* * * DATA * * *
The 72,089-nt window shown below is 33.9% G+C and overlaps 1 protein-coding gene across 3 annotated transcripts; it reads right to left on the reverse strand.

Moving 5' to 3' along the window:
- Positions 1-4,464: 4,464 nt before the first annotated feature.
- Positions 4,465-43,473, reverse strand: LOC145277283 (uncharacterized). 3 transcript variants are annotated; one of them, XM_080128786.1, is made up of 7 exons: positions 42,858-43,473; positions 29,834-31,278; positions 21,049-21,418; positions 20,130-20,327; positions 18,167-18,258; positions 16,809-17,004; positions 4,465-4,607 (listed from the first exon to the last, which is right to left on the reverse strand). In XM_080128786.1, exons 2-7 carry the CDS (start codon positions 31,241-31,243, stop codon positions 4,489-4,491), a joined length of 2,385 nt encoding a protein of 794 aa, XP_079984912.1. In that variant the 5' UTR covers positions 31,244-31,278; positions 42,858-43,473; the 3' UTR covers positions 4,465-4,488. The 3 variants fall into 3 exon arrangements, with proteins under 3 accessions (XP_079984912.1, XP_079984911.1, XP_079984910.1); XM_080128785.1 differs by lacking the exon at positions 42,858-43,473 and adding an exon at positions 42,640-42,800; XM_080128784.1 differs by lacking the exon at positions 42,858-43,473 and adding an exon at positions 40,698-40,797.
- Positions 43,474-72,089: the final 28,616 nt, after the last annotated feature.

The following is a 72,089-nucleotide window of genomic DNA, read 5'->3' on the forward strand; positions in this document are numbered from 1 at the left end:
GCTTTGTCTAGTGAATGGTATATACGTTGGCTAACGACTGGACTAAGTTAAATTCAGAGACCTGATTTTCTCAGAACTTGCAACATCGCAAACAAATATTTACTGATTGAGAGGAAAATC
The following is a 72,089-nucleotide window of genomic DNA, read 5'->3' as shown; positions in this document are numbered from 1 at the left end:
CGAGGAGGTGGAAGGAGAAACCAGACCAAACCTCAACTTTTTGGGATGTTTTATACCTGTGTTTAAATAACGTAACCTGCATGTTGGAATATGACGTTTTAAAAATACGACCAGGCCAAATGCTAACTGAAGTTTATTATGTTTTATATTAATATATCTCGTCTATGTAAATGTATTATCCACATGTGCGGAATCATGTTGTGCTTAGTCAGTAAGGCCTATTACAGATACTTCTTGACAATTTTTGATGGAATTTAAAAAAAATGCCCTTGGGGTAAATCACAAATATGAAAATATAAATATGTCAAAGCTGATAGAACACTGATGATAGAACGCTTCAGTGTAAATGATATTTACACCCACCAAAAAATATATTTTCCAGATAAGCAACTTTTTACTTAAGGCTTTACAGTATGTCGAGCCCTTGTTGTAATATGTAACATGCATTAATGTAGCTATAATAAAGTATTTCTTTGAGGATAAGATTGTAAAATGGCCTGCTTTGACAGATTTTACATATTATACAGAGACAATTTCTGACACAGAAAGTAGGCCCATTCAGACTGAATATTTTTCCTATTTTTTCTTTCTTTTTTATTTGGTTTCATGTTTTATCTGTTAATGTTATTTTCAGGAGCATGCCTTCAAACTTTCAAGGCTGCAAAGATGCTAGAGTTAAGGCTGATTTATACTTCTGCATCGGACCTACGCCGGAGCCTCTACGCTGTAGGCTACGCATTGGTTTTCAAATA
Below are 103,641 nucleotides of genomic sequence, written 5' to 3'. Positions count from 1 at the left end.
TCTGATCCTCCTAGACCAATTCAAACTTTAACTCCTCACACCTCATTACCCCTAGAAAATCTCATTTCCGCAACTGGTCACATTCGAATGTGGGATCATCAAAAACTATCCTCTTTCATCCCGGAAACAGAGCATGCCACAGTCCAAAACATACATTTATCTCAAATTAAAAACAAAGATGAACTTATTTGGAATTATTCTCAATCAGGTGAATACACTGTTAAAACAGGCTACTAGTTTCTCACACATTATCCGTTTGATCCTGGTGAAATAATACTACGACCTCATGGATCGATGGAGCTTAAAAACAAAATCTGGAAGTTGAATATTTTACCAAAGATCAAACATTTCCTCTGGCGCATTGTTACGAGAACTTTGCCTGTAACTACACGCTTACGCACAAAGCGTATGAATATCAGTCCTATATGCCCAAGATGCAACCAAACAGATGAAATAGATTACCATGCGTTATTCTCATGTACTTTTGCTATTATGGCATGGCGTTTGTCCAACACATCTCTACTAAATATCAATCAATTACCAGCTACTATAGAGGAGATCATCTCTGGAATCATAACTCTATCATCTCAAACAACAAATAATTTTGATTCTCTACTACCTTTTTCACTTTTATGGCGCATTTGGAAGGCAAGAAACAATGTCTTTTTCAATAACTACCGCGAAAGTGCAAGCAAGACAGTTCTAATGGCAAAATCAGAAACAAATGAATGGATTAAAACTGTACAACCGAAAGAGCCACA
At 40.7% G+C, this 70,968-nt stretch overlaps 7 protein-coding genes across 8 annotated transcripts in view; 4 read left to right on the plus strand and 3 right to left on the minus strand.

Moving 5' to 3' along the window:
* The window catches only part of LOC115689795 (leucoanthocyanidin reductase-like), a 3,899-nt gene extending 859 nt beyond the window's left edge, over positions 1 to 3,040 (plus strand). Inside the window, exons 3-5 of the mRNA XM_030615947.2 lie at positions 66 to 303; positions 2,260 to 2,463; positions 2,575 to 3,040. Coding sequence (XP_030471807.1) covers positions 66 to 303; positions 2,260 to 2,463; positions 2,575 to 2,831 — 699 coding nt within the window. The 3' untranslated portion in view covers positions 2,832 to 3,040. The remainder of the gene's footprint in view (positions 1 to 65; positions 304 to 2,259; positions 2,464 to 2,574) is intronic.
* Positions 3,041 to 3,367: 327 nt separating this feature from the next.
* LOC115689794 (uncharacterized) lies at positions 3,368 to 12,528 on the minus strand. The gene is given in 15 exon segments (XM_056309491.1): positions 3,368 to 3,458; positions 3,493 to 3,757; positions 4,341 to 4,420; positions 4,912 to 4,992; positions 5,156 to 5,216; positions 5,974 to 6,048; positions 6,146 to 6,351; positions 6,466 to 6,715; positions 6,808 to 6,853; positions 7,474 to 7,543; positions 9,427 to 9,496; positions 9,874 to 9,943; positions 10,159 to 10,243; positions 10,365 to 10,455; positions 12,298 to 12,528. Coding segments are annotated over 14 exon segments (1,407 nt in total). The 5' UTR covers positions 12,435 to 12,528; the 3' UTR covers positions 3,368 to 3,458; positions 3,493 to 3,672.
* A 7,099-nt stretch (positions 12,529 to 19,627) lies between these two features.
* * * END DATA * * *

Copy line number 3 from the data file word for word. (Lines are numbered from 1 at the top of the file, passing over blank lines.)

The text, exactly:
- Positions 1-4,464: 4,464 nt before the first annotated feature.